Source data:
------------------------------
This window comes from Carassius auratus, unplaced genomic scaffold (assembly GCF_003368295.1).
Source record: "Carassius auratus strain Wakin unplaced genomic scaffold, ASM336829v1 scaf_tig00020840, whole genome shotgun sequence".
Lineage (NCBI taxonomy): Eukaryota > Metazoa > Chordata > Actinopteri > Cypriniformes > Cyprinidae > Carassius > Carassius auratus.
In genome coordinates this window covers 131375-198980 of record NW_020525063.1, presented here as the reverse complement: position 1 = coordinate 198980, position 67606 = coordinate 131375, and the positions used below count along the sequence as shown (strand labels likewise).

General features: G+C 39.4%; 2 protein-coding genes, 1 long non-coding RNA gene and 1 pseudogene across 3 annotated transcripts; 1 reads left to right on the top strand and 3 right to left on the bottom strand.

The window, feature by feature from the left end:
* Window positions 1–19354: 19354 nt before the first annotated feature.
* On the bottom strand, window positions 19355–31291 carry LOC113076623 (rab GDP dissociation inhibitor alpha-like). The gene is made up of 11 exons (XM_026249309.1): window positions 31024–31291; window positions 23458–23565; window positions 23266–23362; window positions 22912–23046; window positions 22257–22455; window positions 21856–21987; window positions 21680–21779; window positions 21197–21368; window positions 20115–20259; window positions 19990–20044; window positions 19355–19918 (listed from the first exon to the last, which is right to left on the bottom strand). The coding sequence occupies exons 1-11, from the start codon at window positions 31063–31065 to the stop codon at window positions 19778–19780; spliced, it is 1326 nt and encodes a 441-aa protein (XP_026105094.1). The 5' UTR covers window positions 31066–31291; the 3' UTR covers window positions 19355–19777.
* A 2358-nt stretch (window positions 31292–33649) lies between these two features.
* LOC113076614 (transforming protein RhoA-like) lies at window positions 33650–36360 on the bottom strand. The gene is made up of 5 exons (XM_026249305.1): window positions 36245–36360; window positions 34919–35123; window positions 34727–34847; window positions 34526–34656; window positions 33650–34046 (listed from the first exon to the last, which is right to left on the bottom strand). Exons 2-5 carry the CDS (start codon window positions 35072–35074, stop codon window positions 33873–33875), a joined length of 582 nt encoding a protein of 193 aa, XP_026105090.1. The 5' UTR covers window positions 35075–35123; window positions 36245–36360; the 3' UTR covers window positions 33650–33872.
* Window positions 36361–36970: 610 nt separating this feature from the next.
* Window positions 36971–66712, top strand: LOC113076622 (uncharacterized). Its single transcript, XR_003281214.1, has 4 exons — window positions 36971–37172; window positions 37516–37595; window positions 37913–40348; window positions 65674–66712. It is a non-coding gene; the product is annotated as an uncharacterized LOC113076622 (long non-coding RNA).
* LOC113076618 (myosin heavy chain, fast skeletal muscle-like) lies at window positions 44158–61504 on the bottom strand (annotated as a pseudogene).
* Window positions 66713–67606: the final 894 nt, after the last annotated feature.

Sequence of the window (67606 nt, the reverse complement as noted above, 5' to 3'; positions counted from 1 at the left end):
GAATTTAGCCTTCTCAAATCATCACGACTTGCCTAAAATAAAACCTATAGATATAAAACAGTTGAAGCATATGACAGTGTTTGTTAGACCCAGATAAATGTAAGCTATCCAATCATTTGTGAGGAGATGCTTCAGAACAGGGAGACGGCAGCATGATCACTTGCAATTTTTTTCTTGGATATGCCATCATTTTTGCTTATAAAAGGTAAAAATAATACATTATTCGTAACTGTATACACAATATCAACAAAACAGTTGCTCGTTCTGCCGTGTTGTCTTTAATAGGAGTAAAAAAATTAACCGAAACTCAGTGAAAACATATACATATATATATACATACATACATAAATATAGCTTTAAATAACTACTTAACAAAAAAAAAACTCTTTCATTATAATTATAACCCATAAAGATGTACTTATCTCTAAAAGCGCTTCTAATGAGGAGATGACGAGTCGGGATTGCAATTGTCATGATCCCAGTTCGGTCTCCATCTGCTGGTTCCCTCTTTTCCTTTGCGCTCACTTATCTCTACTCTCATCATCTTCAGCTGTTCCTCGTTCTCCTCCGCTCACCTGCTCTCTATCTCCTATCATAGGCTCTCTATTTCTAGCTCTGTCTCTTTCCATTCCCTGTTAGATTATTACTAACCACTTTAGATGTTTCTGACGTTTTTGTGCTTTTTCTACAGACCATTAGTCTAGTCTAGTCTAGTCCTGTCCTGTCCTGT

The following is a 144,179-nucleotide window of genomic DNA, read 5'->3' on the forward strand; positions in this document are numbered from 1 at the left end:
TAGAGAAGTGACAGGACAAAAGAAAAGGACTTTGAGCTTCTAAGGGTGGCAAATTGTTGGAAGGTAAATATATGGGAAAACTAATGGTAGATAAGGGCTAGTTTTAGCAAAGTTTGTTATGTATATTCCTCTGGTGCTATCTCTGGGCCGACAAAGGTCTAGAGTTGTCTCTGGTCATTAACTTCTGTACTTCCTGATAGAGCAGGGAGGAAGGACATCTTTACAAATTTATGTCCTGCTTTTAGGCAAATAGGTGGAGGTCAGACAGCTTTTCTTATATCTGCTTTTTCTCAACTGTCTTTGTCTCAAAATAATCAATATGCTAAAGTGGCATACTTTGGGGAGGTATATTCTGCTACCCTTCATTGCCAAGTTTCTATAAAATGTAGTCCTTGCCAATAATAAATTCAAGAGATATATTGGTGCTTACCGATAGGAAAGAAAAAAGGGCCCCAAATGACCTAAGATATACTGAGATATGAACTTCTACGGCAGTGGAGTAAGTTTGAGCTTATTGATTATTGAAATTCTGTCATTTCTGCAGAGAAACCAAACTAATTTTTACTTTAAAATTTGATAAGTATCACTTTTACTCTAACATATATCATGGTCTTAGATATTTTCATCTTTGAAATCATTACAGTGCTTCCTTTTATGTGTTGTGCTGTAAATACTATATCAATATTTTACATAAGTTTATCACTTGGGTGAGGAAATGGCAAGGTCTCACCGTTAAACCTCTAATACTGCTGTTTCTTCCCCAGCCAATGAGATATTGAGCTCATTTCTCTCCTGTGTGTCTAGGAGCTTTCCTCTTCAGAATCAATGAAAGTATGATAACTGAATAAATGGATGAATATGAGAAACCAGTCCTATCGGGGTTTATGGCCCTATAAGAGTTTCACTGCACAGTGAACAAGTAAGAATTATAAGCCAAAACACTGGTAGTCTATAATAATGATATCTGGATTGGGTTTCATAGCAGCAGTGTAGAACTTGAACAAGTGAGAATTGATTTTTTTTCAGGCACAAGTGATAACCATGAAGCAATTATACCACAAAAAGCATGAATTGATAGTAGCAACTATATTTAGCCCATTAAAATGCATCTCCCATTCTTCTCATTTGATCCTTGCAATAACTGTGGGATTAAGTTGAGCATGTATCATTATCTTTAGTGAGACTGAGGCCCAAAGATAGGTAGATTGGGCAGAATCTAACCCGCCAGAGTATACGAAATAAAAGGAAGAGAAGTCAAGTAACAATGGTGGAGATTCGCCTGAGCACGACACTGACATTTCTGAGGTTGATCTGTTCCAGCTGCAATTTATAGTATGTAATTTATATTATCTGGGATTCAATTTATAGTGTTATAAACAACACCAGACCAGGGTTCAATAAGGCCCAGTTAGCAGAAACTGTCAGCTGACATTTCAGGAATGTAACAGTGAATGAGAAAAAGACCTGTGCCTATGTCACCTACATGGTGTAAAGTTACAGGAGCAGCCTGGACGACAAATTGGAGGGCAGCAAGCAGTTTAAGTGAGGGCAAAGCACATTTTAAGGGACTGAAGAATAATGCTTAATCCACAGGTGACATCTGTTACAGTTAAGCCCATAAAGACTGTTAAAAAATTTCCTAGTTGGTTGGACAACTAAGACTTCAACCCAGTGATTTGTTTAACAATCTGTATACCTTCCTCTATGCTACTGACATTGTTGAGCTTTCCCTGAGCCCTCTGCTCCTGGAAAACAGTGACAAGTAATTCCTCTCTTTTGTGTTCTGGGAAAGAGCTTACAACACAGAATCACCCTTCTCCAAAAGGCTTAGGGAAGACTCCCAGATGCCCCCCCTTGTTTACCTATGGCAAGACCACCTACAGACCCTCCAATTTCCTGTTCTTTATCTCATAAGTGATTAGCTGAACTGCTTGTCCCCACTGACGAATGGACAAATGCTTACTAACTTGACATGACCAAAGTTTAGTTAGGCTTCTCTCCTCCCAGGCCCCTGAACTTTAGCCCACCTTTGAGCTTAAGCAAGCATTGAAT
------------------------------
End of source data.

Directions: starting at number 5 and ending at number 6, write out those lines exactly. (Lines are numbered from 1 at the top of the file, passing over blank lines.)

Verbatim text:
General features: G+C 39.4%; 2 protein-coding genes, 1 long non-coding RNA gene and 1 pseudogene across 3 annotated transcripts; 1 reads left to right on the top strand and 3 right to left on the bottom strand.

The window, feature by feature from the left end: